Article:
- Amazon Aurora is a managed relational database service that automatically adds up to 15 read replicas in seconds to help scale out read traffic. Aurora Serverless, a configuration of Amazon Aurora, offers automatic scaling of the database’s compute capacity up or down within configurable range limits based on actual usage.
- AWS Auto Scaling monitors applications and automatically adjusts capacity to ensure steady, predictable performance. This service can be used with various AWS resources, including EC2 and Spot Fleets, to scale them in or out based on predefined conditions.
- Amazon SageMaker enables scalable machine learning model training and deployment, allowing developers to manage large-scale machine learning projects efficiently.
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Loacker, a leading international wafer and chocolate confections company, relies heavily on its IT infrastructure for its 24/7 production factory. Located in remote Alpine regions, the company faced challenges with onsite system access due to hardware limitations and extreme weather. Since lost production time means lost revenue and potentially reputation, Loacker decided to move to the cloud in 2021.
Since successfully migrating to AWS in 2021, the company’s infrastructure has experienced zero downtime. AWS’ Multiple Availability Zones (AZs) ensured that even if one zone faced issues, Loacker’s systems would remain operational. This bolstered reliability meant that Loacker could maintain its production seamlessly, safeguarding its business continuity. They saw a cost-savings on infrastructure of 32% at the same time!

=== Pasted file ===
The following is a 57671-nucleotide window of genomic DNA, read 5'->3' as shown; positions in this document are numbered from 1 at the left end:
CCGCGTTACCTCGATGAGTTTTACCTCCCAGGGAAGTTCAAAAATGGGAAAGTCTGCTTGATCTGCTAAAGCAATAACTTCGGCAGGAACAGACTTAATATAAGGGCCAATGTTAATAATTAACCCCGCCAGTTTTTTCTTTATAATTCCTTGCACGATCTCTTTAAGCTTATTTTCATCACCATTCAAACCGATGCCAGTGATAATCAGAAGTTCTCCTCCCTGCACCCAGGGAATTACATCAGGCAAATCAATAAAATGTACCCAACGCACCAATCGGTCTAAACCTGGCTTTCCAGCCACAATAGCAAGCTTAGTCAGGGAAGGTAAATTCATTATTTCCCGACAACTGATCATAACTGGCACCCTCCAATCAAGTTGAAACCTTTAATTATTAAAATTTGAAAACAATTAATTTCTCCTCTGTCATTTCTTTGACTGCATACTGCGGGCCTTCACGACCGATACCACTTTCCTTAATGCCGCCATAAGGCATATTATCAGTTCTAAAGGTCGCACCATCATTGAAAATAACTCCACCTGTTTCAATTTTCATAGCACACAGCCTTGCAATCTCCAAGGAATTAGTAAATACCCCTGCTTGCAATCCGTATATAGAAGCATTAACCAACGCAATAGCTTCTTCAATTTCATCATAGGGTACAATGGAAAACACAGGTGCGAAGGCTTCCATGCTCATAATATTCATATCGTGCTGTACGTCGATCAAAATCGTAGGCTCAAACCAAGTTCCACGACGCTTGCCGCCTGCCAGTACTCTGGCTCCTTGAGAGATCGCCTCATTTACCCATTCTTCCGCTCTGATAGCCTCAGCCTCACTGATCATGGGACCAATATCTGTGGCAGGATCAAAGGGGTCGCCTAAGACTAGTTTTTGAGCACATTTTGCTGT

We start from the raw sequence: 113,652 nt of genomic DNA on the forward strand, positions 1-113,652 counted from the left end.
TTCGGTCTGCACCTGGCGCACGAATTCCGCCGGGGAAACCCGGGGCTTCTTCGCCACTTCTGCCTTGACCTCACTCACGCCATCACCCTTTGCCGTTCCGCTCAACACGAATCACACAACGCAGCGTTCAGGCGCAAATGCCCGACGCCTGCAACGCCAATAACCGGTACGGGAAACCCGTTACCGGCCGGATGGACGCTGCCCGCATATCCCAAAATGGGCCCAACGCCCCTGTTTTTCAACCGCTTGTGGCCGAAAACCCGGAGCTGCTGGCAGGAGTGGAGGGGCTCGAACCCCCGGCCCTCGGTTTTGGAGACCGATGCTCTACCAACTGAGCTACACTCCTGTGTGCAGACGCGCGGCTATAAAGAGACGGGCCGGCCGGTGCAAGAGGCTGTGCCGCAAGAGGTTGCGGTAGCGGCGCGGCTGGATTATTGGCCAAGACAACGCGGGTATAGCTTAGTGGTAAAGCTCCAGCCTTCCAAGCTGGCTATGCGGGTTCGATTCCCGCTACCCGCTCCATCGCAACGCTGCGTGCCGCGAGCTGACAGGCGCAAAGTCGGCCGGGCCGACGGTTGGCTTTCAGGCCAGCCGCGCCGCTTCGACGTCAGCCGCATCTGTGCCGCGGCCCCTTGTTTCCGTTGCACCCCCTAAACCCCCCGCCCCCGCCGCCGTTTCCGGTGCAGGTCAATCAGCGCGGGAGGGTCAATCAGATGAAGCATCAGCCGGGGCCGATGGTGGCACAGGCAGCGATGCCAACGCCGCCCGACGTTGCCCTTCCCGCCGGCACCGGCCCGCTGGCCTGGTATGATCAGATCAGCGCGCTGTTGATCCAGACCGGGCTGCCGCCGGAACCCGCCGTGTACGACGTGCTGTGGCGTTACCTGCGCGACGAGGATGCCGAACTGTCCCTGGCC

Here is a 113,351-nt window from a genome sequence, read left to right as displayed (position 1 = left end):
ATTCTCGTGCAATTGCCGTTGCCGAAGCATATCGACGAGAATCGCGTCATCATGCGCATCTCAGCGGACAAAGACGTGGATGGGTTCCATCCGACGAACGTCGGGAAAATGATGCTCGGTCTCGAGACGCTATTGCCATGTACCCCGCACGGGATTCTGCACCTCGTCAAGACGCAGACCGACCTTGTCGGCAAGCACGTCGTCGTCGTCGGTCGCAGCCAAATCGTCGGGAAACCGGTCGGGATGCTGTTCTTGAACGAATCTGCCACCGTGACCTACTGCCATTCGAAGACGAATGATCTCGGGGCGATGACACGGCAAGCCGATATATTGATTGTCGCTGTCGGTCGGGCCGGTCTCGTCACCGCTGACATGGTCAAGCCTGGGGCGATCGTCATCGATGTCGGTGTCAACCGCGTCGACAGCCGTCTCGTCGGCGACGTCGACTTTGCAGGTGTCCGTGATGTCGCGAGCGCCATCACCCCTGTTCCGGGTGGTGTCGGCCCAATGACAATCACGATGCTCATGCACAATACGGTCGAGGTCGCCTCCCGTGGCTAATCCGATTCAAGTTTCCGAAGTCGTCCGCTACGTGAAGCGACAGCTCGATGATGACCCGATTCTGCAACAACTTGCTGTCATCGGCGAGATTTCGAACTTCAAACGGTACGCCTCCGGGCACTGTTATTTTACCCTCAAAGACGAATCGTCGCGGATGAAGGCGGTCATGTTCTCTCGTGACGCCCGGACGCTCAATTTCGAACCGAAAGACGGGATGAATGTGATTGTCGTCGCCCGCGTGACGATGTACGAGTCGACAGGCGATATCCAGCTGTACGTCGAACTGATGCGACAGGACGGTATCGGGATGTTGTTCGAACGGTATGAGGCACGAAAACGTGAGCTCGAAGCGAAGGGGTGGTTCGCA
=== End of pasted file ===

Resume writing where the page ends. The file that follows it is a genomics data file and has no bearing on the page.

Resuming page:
- Business continuity
- Data integrity
- Meeting SLAs and customer expectations
How AWS provides reliability
- Amazon EC2 (Elastic Compute Cloud) has features like multiple instance types, dedicated hosts, and spot Instances that allow for redundancy and fault tolerance.
- Amazon S3 (Simple Storage Service) is a highly durable and available object storage service designed to provide 99.999999999% (11 9’s) uptime.
- Multi-AZ Deployments: Many AWS services, like Amazon Relational Database Service (RDS) and Amazon Aurora, offer multiple availability-zone (AZ) deployments, which automatically provision and maintain a synchronous standby replica in a different AZ.
- Amazon CloudFront is a content delivery network (CDN) service that securely delivers data, videos, applications, and APIs to users globally with low latency and high transfer speeds.
- AWS Backup offers a centralized service to back up data across AWS services and on-premises, providing robust data protection.